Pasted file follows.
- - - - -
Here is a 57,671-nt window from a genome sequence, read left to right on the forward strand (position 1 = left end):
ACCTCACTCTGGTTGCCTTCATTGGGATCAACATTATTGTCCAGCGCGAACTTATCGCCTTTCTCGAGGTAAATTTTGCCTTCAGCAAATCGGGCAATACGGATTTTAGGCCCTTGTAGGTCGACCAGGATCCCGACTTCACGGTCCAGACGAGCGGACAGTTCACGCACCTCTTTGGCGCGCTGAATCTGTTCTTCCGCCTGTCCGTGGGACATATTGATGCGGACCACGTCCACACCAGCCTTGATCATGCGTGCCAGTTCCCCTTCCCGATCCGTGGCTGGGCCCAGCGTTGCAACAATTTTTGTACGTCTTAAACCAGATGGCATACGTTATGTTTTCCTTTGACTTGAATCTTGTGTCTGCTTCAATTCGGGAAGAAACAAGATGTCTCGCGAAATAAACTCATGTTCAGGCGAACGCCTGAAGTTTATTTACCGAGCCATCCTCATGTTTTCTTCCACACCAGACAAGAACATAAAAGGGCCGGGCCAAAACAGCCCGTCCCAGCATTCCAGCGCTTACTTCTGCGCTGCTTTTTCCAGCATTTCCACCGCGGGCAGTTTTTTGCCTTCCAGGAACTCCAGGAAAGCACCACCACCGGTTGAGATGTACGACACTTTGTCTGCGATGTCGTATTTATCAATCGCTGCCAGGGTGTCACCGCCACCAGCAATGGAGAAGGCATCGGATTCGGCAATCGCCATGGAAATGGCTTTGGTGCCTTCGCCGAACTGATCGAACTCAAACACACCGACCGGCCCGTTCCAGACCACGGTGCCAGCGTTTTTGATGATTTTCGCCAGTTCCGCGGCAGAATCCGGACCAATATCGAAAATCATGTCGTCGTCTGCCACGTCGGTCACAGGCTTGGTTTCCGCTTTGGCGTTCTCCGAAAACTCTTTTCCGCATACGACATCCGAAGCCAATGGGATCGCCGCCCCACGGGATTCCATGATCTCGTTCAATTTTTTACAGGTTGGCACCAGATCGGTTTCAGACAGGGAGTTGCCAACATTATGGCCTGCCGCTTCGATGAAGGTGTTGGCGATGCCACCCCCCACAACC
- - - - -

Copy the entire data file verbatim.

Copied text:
Here is a 57,671-nt window from a genome sequence, read left to right on the forward strand (position 1 = left end):
ACCTCACTCTGGTTGCCTTCATTGGGATCAACATTATTGTCCAGCGCGAACTTATCGCCTTTCTCGAGGTAAATTTTGCCTTCAGCAAATCGGGCAATACGGATTTTAGGCCCTTGTAGGTCGACCAGGATCCCGACTTCACGGTCCAGACGAGCGGACAGTTCACGCACCTCTTTGGCGCGCTGAATCTGTTCTTCCGCCTGTCCGTGGGACATATTGATGCGGACCACGTCCACACCAGCCTTGATCATGCGTGCCAGTTCCCCTTCCCGATCCGTGGCTGGGCCCAGCGTTGCAACAATTTTTGTACGTCTTAAACCAGATGGCATACGTTATGTTTTCCTTTGACTTGAATCTTGTGTCTGCTTCAATTCGGGAAGAAACAAGATGTCTCGCGAAATAAACTCATGTTCAGGCGAACGCCTGAAGTTTATTTACCGAGCCATCCTCATGTTTTCTTCCACACCAGACAAGAACATAAAAGGGCCGGGCCAAAACAGCCCGTCCCAGCATTCCAGCGCTTACTTCTGCGCTGCTTTTTCCAGCATTTCCACCGCGGGCAGTTTTTTGCCTTCCAGGAACTCCAGGAAAGCACCACCACCGGTTGAGATGTACGACACTTTGTCTGCGATGTCGTATTTATCAATCGCTGCCAGGGTGTCACCGCCACCAGCAATGGAGAAGGCATCGGATTCGGCAATCGCCATGGAAATGGCTTTGGTGCCTTCGCCGAACTGATCGAACTCAAACACACCGACCGGCCCGTTCCAGACCACGGTGCCAGCGTTTTTGATGATTTTCGCCAGTTCCGCGGCAGAATCCGGACCAATATCGAAAATCATGTCGTCGTCTGCCACGTCGGTCACAGGCTTGGTTTCCGCTTTGGCGTTCTCCGAAAACTCTTTTCCGCATACGACATCCGAAGCCAATGGGATCGCCGCCCCACGGGATTCCATGATCTCGTTCAATTTTTTACAGGTTGGCACCAGATCGGTTTCAGACAGGGAGTTGCCAACATTATGGCCTGCCGCTTCGATGAAGGTGTTGGCGATGCCACCCCCCACAACC